Eric Garcetti walks through the Chinese New Years celebration on February 16th, 2013. Garcetti has played a key role in revitalizing his district in Hollywood.
Come May 21st, there will be two names on the ballot to become the next mayor of Los Angeles: City Councilman Eric Garcetti and City Controller Wendy Greuel. Neither candidate captured a majority of the vote.
Garcetti won 33 percent of the vote last night and Greuel won 29 percent.
On how he feels about the election results:
“Quite frankly, I was surprised by the first-place showing. We won by four points in the midst of about $2 million in independent expenditures being spent on Ms. Greuel's campaign led by the DWP union. I think that people really stood up and said they wanted somebody independent, they didn’t want this election to be bought and paid for, and our message of traveling around the city and talking to people of the future of L.A. really resonated, but there’s a lot of work to be done in the next 77 days.”
On how his campaign differs from his opponent Wendy Greuel:
"I think for us it was really important to point out differences on issues...like pension reform. I've acted on that, Ms. Greuel hasn't. I'm very proud of my union support, but I brought that up not because it was an individual beef or something, but you look at one union coming in and being able to spend $1.7 million in the last few days of the campaign. I don't think that sat right with people and I hope we'll be able to elevate up and talk about the issues that are important and continue to focus on the average LA resident, the person who's looking at reducing traffic, who wants a better school in their neighborhood. I last night congratulated Ms. Greuel and said I hope we can elevate things up, unfortunately what we heard out of her mouth were things about trust and very personal attacks. I think that's what turns voters off, so we're going to continue to focus on who's backing us and what the issues are, because that I think really makes a clear choice in this race."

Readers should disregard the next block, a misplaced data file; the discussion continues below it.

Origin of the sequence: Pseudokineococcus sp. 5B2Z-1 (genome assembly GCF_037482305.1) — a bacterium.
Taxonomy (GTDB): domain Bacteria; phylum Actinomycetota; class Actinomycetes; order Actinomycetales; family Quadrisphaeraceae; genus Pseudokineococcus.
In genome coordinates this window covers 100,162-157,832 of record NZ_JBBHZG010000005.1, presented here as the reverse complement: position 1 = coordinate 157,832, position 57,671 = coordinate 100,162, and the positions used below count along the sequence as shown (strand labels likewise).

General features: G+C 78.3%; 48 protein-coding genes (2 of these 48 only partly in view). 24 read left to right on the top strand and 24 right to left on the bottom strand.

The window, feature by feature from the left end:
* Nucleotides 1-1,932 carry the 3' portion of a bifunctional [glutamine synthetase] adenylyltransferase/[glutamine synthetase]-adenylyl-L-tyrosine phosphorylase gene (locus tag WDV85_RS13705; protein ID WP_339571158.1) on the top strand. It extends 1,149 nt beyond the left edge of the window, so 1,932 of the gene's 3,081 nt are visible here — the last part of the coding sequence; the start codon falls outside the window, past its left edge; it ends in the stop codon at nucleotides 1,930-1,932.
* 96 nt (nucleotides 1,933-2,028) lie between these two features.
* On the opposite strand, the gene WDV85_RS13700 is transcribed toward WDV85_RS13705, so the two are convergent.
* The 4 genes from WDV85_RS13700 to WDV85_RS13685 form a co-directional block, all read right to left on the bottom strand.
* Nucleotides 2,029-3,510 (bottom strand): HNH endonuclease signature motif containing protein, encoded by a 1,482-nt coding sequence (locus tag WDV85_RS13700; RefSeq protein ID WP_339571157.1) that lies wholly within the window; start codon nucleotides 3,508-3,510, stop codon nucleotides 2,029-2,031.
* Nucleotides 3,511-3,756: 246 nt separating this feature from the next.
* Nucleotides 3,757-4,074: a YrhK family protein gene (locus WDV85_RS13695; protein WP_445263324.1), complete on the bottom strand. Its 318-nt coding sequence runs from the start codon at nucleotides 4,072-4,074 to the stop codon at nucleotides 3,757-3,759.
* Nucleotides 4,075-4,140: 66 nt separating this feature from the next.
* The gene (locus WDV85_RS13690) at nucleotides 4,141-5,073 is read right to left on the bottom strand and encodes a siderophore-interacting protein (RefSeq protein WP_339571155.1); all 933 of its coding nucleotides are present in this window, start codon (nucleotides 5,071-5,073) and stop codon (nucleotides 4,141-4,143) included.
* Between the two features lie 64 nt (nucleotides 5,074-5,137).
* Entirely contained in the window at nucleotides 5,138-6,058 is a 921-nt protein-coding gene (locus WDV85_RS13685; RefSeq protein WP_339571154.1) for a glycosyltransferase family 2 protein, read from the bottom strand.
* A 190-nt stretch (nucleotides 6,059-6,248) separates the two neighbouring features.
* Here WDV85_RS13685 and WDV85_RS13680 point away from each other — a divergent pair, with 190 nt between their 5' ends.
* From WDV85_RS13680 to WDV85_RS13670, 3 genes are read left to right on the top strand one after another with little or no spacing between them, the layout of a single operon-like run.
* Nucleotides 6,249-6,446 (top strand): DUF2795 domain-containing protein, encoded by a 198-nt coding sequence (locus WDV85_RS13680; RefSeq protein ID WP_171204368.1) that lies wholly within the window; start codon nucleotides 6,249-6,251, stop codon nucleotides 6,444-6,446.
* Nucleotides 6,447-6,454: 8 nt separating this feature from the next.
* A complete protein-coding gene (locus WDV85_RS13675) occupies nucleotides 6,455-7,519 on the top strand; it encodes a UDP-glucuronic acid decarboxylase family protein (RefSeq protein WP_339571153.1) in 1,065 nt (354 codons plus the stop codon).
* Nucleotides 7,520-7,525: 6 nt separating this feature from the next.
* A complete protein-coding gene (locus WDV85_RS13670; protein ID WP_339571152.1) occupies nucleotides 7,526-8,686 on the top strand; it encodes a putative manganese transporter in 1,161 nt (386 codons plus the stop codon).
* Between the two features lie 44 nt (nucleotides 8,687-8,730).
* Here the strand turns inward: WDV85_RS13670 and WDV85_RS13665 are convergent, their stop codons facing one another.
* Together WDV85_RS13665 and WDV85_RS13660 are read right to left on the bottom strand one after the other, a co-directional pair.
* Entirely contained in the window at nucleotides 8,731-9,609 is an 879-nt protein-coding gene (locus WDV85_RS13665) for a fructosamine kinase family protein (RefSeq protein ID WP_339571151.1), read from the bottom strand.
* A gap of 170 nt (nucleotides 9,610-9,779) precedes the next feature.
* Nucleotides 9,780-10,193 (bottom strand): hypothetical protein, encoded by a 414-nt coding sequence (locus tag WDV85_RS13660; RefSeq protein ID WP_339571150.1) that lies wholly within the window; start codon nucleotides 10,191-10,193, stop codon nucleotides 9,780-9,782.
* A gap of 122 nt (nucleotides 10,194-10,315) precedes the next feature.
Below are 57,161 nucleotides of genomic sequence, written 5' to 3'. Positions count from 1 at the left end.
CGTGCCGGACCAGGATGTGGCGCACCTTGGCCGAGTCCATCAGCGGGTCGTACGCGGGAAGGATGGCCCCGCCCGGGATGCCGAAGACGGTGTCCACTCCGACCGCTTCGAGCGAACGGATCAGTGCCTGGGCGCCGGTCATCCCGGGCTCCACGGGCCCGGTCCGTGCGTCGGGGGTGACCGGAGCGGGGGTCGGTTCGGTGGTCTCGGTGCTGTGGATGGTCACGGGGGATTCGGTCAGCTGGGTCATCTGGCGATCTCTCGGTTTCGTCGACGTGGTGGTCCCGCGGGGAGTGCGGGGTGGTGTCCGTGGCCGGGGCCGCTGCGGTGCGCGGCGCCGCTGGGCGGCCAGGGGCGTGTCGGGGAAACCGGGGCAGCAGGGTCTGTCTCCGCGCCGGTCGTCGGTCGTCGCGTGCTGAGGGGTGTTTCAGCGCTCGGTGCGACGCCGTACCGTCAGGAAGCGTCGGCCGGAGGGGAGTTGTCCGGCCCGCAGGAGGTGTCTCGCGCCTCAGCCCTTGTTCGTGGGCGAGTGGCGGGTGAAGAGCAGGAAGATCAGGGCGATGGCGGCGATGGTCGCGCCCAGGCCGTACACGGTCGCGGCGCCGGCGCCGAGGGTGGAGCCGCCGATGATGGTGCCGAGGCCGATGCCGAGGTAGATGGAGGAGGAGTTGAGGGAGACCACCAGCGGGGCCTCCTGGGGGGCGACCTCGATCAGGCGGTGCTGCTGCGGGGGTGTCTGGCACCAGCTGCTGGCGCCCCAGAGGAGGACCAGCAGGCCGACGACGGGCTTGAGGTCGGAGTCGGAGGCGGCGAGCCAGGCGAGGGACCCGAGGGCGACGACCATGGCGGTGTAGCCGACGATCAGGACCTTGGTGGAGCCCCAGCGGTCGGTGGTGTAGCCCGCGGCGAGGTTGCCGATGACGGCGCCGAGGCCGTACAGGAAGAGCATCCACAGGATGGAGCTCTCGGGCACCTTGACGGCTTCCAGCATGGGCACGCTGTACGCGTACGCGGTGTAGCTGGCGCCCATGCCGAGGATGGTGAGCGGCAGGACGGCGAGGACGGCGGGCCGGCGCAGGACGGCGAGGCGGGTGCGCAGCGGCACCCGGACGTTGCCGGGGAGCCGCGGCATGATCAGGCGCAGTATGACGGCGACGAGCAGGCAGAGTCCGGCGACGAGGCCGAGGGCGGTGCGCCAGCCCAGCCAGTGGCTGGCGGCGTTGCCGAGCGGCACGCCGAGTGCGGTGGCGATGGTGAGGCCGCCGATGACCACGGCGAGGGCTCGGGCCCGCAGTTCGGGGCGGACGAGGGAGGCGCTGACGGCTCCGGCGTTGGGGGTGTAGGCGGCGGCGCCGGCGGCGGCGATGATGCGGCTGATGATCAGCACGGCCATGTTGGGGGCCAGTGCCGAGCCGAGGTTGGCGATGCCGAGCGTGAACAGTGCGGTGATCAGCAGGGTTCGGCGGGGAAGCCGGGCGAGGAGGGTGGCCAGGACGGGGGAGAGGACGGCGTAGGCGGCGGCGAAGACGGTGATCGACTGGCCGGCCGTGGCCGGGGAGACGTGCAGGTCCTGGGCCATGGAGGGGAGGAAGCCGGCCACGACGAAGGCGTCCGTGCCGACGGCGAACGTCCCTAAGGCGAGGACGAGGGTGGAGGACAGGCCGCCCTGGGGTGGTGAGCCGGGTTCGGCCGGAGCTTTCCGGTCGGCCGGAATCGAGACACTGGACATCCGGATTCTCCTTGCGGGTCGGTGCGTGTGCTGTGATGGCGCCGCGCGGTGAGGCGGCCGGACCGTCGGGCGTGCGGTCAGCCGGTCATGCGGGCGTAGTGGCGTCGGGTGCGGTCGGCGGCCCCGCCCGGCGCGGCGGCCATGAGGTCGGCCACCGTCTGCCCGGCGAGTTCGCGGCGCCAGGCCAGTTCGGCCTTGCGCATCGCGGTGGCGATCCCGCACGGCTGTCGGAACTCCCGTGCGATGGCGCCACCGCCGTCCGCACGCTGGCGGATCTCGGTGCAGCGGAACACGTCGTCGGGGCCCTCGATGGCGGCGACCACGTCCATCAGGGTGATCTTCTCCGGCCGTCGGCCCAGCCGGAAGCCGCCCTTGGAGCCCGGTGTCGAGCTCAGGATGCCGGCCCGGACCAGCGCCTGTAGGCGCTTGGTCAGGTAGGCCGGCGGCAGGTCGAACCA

On the low voter turnout this election:
"I think people have to remember how important the mayor is in their daily lives. When fewer than half of the voters who came out to vote for the Presidential election come to vote for mayor, it is more important to you each day who the Mayor of Los Angeles is than even who the President of the United States is. Don't be surprised if I show up at your door or call you on the phone...making sure we have a great neighborhood and transportation for everybody."
On how he would work to fix the city's budget issues:
"What I see as the most important route forward is that we don’t have this shrinking pie, where businesses are fleeing L.A., where jobs aren’t available, and I come to this with that track record of having done that. Hollywood has had a turn around economically, to be number-one in job growth in the midst of a recession speaks volumes. The cuts, if we need to make them, if times don't come back, I've been able to do that, to sit down at the table, to sit down with the unions in a very respectful way but in a tenacious way...If we don't cut costs, we're going to have to cut services, and I don't want to do that. People here pay their taxes and deserve to have those services."
On his youth passion of break dancing:
"They may not know that I used to break dance in 7th through 9th grade, but nobody wants to see a guy in a suit break dancing."
Just in case someone does, see the video below: